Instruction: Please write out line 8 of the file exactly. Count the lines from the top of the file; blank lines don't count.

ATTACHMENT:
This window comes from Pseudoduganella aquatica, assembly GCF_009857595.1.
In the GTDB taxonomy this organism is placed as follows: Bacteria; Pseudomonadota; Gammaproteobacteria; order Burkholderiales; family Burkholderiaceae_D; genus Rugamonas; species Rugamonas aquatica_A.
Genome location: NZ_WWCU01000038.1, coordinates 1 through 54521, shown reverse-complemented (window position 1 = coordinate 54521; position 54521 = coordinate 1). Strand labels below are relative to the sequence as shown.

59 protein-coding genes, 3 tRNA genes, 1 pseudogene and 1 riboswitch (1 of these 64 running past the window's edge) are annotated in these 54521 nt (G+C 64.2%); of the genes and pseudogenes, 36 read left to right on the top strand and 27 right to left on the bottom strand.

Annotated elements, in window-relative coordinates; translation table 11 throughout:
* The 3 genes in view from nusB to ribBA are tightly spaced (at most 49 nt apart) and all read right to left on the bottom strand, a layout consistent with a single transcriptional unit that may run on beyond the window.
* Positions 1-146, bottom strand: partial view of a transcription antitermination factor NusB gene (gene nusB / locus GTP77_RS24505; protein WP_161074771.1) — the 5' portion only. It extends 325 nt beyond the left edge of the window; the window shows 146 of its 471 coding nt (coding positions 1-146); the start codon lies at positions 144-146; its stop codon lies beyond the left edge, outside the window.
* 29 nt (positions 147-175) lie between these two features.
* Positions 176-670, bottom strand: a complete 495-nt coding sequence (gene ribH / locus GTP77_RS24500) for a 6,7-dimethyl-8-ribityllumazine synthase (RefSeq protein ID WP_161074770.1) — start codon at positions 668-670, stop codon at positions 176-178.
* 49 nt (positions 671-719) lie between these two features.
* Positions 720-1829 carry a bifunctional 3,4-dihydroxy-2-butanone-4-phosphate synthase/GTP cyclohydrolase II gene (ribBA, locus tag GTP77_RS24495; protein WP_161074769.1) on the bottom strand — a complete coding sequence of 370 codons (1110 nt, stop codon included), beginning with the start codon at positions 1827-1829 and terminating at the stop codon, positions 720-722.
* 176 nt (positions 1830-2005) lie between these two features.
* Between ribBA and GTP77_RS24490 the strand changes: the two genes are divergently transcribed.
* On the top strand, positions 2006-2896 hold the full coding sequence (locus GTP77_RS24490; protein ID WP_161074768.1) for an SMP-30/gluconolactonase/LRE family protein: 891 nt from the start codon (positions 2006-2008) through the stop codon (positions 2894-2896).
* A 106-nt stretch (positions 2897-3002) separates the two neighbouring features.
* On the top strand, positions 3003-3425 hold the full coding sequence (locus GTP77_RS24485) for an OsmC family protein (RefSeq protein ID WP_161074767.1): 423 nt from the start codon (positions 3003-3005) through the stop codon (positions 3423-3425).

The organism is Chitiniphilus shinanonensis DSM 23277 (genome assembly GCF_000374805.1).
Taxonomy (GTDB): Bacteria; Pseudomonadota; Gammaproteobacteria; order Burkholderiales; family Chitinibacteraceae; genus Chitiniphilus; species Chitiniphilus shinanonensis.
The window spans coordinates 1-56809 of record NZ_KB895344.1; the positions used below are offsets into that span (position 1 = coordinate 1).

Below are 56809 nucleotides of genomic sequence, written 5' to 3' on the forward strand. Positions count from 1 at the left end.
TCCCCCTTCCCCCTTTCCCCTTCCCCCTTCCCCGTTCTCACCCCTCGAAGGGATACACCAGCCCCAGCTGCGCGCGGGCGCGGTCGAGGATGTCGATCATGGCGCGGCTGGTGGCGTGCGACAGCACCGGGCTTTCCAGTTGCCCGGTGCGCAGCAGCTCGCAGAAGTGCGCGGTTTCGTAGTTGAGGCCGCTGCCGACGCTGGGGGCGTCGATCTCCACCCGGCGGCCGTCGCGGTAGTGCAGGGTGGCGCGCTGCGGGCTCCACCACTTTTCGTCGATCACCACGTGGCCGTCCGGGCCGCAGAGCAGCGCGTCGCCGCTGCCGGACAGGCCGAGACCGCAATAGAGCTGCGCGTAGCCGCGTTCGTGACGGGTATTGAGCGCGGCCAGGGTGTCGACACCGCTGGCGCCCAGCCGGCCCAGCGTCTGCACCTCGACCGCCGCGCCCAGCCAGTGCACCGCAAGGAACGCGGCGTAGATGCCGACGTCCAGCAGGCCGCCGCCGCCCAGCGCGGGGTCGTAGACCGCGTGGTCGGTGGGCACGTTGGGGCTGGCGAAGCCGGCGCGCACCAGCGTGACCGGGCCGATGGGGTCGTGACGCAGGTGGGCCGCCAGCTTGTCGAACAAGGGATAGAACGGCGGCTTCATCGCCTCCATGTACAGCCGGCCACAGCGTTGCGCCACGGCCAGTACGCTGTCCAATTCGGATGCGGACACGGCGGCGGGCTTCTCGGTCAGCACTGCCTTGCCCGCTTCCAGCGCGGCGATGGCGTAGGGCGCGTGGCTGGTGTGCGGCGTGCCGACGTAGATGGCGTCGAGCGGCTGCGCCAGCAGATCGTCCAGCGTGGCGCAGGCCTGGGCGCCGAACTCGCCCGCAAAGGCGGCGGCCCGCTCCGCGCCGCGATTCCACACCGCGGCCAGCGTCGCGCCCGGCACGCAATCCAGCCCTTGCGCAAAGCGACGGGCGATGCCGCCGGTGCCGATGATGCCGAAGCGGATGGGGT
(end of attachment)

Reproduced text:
* 29 nt (positions 147-175) lie between these two features.